“Never kick a sleeping skunk.”

— Kelly Long’s Mom

 

Here on Novel Rocket, we give a lot of advice, much of it writing related. Makes sense, right?
Sometimes we may even sound like a “Mom,” telling you the things you already know but are, ahem, choosing to ignore. 
And Mom’s have a lot of great advice. I’m sure we’ve all heard:
  • Money does not grow on trees.
  • Don’t make that face or it’ll freeze in that position.
  • Always change your underwear; you never know when you’ll be in a car accident.
  • Be careful or you’ll put your eye out.
  • If you can’t say something nice, don’t say anything at all.
  • Be careful what you wish for, it might come true.

We could go on

— obviously.

But, I was intrigued by this bit of advice when Kelly shared it with me some time ago. Is there a writing application? What do you think?
What is your “sleeping skunk” in writing that you’re afraid to kick? What do you fear will happen if you do kick it? 

What is a sleeping skunk?

It’s that thing in your life that is holding you back. You’re afraid of what might happen if you kick it—if you wake it up. 

 For me, it’s “You’re not really good enough.” I’m afraid if I kick that skunk, it’ll jump up and spray me—and that fear keeps me paralyzed. For a person who deals in “What Ifs,” why am I so afraid of my own unknown?

You know, I could kick that skunk and it gets so startled that it stands up and runs away. It could happen. After all, it’s sleeping, not actively menacing me.
My foot’s getting itchy.

Enter your writing related advice about kicking sleeping skunks below.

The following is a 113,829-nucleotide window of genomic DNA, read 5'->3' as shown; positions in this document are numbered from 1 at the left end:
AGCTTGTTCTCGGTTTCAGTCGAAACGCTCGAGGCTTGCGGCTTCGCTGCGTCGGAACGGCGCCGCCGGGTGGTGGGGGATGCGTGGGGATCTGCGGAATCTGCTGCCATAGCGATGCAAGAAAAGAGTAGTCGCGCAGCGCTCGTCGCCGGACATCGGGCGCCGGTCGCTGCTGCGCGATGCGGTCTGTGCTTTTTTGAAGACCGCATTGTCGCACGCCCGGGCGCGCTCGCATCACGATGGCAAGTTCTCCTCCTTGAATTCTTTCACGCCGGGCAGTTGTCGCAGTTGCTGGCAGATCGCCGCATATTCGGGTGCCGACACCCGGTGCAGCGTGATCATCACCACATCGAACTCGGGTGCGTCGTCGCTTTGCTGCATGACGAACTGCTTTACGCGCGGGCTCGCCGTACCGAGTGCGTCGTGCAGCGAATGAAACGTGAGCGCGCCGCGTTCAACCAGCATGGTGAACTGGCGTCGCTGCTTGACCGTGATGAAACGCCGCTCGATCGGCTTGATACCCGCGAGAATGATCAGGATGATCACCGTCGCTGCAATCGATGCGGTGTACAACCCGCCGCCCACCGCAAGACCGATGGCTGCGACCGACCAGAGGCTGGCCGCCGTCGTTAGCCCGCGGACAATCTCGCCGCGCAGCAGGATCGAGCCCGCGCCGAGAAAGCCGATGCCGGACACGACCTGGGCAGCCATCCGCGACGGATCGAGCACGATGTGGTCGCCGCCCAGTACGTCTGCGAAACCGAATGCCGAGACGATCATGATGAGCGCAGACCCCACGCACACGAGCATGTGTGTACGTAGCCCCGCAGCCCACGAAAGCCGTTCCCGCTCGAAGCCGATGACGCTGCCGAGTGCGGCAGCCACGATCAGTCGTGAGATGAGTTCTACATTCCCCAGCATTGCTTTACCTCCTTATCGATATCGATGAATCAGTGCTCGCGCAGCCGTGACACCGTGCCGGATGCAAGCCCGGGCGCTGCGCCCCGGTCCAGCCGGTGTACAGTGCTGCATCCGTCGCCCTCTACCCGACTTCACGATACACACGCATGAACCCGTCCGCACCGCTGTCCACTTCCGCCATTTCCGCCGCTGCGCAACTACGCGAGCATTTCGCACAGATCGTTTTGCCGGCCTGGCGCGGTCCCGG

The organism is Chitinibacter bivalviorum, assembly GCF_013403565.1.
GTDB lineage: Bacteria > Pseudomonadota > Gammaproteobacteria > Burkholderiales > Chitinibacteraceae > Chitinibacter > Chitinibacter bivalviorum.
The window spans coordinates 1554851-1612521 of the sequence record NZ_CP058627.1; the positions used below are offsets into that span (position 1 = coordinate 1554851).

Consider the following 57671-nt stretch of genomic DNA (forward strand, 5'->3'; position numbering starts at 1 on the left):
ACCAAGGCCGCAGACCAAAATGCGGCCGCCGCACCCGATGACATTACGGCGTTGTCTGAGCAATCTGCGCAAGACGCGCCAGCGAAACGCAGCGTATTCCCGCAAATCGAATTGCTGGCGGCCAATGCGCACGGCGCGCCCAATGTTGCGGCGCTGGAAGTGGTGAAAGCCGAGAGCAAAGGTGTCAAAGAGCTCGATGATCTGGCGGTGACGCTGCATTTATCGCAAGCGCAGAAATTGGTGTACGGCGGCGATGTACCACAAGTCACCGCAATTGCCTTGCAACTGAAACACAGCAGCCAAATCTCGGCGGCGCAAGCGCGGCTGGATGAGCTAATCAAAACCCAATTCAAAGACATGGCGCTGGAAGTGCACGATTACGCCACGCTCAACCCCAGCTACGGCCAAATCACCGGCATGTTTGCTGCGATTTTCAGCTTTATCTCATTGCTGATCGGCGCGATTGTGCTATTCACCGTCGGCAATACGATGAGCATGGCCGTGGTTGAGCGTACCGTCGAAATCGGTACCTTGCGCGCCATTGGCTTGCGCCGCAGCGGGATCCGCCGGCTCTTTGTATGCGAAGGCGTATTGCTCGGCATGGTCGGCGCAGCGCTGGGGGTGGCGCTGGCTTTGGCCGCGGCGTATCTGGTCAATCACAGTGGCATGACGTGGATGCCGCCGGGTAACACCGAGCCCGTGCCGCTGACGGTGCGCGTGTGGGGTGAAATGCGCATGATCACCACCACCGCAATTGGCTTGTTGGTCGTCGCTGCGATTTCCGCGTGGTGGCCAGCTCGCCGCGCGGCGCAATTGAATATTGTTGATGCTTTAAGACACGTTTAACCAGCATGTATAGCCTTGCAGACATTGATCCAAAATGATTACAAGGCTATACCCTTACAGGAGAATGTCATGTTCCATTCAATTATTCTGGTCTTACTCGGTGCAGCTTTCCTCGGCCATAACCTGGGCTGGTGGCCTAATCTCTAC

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Michael Ehret has accepted God’s invitation and is a freelance editor at WritingOnTheFineLine.com. In addition, he’s worked as editor-in-chief of the ACFW Journal at American Christian
Fiction Writers. He pays the bills as a
marketing communications writer and sharpened his writing and editing skills as a reporter for
The Indianapolis
News and The Indianapolis Star.

Why Can’t I Go To A Conference?

By Michael Ehret

After a solid decade (almost) of regularly attending writer’s conferences, this year I’m not able to. Let me correct that: I’m probably able to, but the door to attend one has not opened for me this year.

My conference of choice, American Christian Fiction Writers, is even meeting within driving distance of my home and the keynoter is one of my favorite authors: Ted Dekker. But it’s not happening this year and I vacillate between being OK about it and being pretty ticked off, truth be known. Can you relate?

At last year’s conference, I got what I considered a pretty clear message from God about my writing. (See the details here and here.) “I’m inviting you into a new season of writing.”

Surely that would include attending my favorite writing conference? Seeing my favorite writing friends? Surely? Apparently not—and don’t call me Shirley.

Feel like this guy because you can’t attend
a writer’s conference?

Despite my efforts to pry that door open—or to find that ‘promised’ open window God provides when He closes a door (you know that’s not biblical, right?)—there’s no conference in my year.